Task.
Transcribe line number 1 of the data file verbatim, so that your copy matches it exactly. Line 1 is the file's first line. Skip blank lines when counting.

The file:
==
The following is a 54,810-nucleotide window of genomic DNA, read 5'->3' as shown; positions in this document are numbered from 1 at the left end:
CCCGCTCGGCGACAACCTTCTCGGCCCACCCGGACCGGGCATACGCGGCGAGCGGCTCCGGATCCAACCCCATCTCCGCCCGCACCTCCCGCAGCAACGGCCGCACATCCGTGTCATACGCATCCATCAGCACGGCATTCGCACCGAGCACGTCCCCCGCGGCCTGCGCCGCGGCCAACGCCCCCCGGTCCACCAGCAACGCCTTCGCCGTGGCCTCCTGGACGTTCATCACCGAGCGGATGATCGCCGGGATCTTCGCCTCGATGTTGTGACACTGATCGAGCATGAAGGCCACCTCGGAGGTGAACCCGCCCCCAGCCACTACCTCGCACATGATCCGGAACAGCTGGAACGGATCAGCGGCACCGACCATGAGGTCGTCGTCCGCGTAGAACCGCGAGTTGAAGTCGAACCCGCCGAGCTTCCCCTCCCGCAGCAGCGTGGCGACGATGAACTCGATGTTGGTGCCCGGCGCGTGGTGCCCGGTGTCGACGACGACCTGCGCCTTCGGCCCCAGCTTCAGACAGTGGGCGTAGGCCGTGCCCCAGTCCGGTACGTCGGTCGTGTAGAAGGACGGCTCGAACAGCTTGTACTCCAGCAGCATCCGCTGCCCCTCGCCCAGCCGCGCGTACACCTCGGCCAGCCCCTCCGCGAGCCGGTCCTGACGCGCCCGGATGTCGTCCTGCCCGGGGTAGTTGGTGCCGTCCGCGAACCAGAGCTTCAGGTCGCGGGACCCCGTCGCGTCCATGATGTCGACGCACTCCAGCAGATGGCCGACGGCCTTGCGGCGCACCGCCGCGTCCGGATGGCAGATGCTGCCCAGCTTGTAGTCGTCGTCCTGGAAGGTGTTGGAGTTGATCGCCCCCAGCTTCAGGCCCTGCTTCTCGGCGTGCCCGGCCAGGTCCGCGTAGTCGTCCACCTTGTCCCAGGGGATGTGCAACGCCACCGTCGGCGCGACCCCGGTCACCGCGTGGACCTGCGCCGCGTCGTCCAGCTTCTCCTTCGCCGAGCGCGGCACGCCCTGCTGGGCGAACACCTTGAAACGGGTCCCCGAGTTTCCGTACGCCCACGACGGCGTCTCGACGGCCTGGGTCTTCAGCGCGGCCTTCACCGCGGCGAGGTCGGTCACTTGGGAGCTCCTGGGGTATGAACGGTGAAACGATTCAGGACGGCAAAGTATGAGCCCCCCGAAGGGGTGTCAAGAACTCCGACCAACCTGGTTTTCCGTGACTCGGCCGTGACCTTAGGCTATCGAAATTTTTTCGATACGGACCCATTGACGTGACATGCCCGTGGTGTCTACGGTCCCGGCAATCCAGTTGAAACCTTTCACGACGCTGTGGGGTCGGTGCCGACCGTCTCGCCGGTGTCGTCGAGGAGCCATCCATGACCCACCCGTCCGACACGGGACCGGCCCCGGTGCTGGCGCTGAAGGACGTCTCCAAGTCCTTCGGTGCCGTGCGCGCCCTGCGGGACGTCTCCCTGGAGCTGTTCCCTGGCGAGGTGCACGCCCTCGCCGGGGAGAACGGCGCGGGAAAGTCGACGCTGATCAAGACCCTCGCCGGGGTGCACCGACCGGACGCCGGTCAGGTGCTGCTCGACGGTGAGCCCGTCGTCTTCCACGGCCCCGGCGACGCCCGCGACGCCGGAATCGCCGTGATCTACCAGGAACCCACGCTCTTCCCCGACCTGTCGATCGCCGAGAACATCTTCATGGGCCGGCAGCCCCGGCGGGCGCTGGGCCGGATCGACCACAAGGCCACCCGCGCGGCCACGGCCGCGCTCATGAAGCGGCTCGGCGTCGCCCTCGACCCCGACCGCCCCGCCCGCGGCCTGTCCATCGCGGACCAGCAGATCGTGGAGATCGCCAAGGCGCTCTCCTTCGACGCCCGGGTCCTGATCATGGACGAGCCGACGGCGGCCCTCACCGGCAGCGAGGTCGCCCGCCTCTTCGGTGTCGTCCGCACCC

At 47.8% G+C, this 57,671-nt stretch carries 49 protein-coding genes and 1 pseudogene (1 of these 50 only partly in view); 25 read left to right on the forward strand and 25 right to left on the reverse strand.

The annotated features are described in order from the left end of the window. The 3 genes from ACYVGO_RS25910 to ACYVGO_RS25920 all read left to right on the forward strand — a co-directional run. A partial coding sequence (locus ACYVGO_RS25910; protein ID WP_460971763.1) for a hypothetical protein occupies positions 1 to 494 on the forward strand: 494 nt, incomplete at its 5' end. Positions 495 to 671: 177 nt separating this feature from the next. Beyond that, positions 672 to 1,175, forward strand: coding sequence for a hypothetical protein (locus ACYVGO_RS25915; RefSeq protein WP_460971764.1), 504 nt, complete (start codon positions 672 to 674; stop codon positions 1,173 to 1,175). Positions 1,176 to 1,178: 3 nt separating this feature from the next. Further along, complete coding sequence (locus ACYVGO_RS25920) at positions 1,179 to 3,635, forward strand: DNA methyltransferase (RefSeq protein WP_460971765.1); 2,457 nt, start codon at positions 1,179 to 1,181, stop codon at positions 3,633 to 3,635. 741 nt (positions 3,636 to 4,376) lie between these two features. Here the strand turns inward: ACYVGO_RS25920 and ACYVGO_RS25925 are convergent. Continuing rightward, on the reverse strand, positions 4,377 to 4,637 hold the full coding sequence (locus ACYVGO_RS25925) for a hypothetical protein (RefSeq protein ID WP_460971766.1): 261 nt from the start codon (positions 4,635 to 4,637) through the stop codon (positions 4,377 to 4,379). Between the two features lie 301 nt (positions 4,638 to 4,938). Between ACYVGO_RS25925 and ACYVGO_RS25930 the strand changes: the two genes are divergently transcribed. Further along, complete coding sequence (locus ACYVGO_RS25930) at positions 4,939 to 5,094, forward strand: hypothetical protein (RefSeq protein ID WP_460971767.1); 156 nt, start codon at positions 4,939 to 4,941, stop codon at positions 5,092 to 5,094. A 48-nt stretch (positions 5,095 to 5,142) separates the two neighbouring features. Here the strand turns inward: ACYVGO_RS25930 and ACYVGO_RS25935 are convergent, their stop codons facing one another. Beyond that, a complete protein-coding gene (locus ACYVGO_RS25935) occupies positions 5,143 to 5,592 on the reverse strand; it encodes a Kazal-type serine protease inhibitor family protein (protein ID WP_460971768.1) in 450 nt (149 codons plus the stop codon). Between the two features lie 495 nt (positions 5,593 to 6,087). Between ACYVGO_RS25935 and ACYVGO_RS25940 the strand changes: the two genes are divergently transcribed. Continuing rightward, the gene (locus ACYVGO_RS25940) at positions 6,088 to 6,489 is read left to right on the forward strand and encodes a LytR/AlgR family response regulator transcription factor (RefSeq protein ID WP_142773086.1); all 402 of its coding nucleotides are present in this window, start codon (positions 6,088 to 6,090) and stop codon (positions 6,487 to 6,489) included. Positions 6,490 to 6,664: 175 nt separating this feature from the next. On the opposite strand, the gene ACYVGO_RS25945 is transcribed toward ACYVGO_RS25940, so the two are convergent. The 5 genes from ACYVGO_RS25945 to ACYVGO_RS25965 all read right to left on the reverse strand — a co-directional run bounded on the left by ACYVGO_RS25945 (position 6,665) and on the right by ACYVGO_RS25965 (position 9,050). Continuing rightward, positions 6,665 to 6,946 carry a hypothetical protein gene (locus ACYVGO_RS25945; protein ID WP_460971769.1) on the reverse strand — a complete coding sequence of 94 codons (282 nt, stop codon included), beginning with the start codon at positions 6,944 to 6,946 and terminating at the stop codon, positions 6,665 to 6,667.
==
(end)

The following is a 54,810-nucleotide window of genomic DNA, read 5'->3' as shown; positions in this document are numbered from 1 at the left end: